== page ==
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Neighborhood not welcoming Highway 98 Bypass extension

The extension of the Highway 98 bypass is causing controversy in Wake County, with residents on two streets saying the road is much too close to their homes.

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RALEIGH, N.C. — The extension of the Highway 98 bypass near Wakefield is causing controversy in Wake County, with residents on two streets saying the road is much too close to their homes.
The road currently ends at US Highway 1. The extension would connect US 1 to Thomson Mill Road and eventually link to Old Highway 98. The proposed 1.5-mile extension is expected to be completed in 2010.

Neighbors are concerned about declining property values and their quality of life.

Lenore and Richard Ziff moved into the Wakefield Plantation neighborhoods 2½ years ago.

The Ziffs said they were notified about a road, but said representatives were “less than forthright” about the kind of road that would be built and how close it would be to the homes. The Ziffs said the builder, Pulte Homes, didn’t offer details.

Sheryle L. Kursar of Pulte Homes said in a statement to WRAL-TV that all homeowners signed a full disclosure agreement.

“Each homeowner signed an addendum to their contracts acknowledging their understanding that the bypass was going to be built,” Kursar said.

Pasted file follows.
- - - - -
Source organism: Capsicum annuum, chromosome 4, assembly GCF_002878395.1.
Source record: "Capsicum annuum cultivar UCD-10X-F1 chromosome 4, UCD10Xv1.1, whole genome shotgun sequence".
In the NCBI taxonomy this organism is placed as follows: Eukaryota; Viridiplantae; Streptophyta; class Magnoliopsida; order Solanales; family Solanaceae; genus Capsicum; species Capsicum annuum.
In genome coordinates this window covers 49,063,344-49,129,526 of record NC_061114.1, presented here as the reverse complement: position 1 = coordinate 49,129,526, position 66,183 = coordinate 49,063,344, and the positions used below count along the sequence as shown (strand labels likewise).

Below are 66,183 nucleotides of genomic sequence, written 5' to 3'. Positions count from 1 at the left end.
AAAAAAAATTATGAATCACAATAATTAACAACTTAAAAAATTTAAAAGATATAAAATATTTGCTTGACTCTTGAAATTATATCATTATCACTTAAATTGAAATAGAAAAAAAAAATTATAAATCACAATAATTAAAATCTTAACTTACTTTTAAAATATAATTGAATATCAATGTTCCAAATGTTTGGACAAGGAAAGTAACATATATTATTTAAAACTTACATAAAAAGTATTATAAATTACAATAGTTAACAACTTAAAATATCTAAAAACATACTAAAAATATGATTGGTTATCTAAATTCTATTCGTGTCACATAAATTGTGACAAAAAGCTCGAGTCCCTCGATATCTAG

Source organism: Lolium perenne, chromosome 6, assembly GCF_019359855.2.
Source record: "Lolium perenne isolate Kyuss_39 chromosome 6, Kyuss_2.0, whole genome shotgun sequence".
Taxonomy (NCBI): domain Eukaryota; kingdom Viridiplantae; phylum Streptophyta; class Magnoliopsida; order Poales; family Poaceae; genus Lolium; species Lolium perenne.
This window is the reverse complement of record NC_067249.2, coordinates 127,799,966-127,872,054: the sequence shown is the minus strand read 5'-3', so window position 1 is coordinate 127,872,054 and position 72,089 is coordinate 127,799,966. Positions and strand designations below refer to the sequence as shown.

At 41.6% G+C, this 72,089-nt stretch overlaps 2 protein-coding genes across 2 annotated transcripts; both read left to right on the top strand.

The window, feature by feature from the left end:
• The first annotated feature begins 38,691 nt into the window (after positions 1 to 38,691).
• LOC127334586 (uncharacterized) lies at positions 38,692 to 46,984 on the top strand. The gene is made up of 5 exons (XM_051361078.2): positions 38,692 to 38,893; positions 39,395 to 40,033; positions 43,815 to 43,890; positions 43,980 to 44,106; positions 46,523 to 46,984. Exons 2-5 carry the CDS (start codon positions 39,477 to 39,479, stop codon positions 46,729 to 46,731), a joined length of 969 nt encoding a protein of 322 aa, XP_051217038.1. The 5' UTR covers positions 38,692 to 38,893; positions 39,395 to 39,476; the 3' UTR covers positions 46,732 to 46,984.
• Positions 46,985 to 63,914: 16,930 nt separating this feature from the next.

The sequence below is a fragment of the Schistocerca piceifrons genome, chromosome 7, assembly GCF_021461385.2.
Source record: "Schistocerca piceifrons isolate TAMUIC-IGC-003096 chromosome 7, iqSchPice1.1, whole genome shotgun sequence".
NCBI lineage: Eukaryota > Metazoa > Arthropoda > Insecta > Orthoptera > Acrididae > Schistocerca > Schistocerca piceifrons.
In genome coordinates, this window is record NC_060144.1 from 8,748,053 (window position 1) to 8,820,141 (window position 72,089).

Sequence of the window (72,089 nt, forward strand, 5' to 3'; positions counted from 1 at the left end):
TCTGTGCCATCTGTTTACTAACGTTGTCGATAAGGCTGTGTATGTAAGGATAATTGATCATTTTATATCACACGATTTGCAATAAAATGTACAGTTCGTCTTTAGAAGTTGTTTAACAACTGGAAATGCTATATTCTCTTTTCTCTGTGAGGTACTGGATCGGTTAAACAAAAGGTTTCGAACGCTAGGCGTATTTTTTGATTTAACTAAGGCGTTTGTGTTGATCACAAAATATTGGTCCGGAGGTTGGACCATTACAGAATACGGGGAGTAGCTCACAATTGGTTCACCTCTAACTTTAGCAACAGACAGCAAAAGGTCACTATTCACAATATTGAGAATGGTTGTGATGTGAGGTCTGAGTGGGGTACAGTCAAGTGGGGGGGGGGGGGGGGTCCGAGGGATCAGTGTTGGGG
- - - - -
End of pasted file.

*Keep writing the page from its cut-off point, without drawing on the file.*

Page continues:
Kursar said that when Pulte Homes purchased the home sites in September 2004, the project was already approved. Homeowners were given the contact information for the state Department of Transportation so they could stay updated on the progress of the road. The bypass at that time was public record, she said.

Lenore Ziff said a lot of people “did not expect a major highway.”

“Seems to me the road’s going to be in my back yard pretty much,” Lenore Ziff said of the road that will be the last leg of the 98 bypass.

The Ziffs are concerned about the proximity of the road to their home and the possible noise. Lenore Ziff added that some foliage would be helpful to prevent them from looking at an “ugly wall.”

The noise may be a problem for some residents.

“If you build as a developer or property owner after the date of public record, then we’re not allowed to spend federal state dollars to build a noise buffer,” said Wally Bowman, an engineer with the Department of Transportation.

The DOT bought the right of way more than 12 years ago, before the homes on Basketweave Drive were built.

DOT officials plan to meet with neighbors later this month.

While some residents are putting up for-sale signs, the Ziffs say they’ll try to live with the bypass.

“It’s just sad, because everybody is really unhappy,” Lenore Ziff said.